^ two winners, each with close ties to Governor baker ; Adrian Madaro (L) Hannah Elizabeth Kane (R)
—- —- —- —-
Yesterday voters in two state representative districts filled two House seats vacant because their holders joined Governor Baker’s administration. Adrian Madaro will now represent East Boston, succeeding Carlo Basile, who now serves as Baker’s appointments secretary. Hannah Elizabeth Kane will now speak for Shrewsbury and part of Westboro, succeeding Matt Beaton, who has become Baker’s Secretary of Energy.
Madaro, who served four years as Carlo Basile’s chief of staff at the state House, convincingly won a five-candidate Democratic primary on March 3rd and took 90 percent of yesterday’s vote against Joanne Pomodoro, an Independent. Kane, a Republican, won a narrow, 52 to 48 victory over a Democratic opponent, Shrewsbury School Committeeman Jason Palitsch.
Both winners have close ties to Governor Baker, and the scale and nature of each’s win tells us a lot about the makeup and momentum in Baker’s following. Madaro won his primary, annd the final, with almost no outside help. He relied on a smart, energetic cadre of young, even very young campaigners drawn from his local area age group, almost all of whom he seems to know personally and well. With these followers he defeated Mayor Walsh’s chosen candidate handily in the primary despite the tons of outside operatives Walsh’s team brought into the district. Meanwhile, Hannah Kane relied — maybe had to rely — heavily on outside help, much of it supplied by the State’s Republican party, to beat back Palitsch’s mostly local, younger, energized campaign of meet & greet parties.
Kane has a long and impressive resume as a civic leader in Shrewsbury. In a town carried by Baker, last November, by 20 points one might have thought she would win easily. But the warning signs were there early. Even as Baker triumphed in Shrewsbury, so did Democrat Maura Healey ; the town is not a Republican “lock.” Then came the Palitsch campiagn, vivid on social media, drawing many followers right away even as Kane started a twitter account from scratch. A month before election day, Palitsch’s twitter followers were mostly ordinary, local people, plus a few MetroWest politicians. Kane’s folowers were almost all Republican town Committees. After Baker got personally involved in the Kane campaign — a risky move — Kane’s twitter following tripled; but most of these were out of state folks or aggressive coservatives. Hardly any were local from Shrewsbury and Westboro, the district’s other community.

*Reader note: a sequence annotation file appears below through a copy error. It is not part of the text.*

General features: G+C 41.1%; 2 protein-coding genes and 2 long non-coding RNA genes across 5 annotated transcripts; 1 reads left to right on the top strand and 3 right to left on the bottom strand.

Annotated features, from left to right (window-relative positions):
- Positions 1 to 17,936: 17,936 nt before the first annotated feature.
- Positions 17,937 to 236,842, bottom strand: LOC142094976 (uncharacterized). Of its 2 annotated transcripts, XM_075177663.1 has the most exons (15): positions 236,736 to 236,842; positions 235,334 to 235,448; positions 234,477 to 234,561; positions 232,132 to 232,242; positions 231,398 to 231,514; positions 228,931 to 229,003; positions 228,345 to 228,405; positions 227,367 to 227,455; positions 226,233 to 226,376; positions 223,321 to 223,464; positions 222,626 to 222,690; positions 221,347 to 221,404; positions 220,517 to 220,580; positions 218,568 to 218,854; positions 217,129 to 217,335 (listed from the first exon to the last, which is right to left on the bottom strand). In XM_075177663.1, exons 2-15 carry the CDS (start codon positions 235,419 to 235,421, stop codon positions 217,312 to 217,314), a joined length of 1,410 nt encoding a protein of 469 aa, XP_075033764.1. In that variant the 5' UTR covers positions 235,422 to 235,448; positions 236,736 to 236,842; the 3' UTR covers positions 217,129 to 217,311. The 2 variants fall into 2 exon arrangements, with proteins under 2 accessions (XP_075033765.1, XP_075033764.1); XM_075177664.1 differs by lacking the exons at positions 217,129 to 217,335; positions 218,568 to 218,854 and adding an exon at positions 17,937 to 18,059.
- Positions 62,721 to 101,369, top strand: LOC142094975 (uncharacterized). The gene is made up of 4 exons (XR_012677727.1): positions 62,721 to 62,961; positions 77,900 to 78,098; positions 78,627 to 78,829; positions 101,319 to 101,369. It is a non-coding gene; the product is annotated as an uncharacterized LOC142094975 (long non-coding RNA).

Curiously, the Madaro campaign didn’t engage large twitter numbers; but perhaps it wasn’t needed, because he, his campaign staff, and his supporters kept in constant touch via text messaging on smartphones. I saw this on primary day, as I drove voters to the polls, one name, address, and phone number texted to me, one after another, and as I, having delivered the voter, texted back.
In East Boston, older voters played a part : they voted. Some also donated. In the Kane campaign, they were the majority of volunteers. And that is the problem that yesterday outlined for Baker : all of the energy, and more and more of the numbers, of his support comes from younger people, the majority of them city-living or city-oriented and hardly any of them registered as Republican. They’re a personal following, as long as he delivers palpable achievement and attends to social and economic justice.
Even then, it may not be enough. Baker also must command a strong majority vote in the Route 495 belt — of which Shrewsbury and Westboro form a core part. Shrewsury is so very key to Baker’s vote. It’s the hometown of his Lieutenant Governor and, now, of his Energy Secretary. If his candidate — with whom he personally campaigned, door to door no less, can’t win by better than 4,025 to 3,740 — and only by 122 votes in Shrewsbury itself — his majority is in trouble no matter how well liked he is in Boston and the “core area.”
Last November, Baker had that strong Worcester majority. Yet it wasn’t as overwhelming a win as Scott Brown, four years prior, claimed from Martha Coakley in his historic Senate race. Now comes the narrow Kane win. As I see it, Worcester County’s GOP numbers have passed their peak. Older and much more conserrvative than the State as a whole, the Worcester vote will become less and less a life-saver for any Republican candidate.
Baker’s re-election depends in part on how he responds. The election of every other GOP candidate faces a hurdle much, much higher.
—- Mike Freedberg / Here and Sphere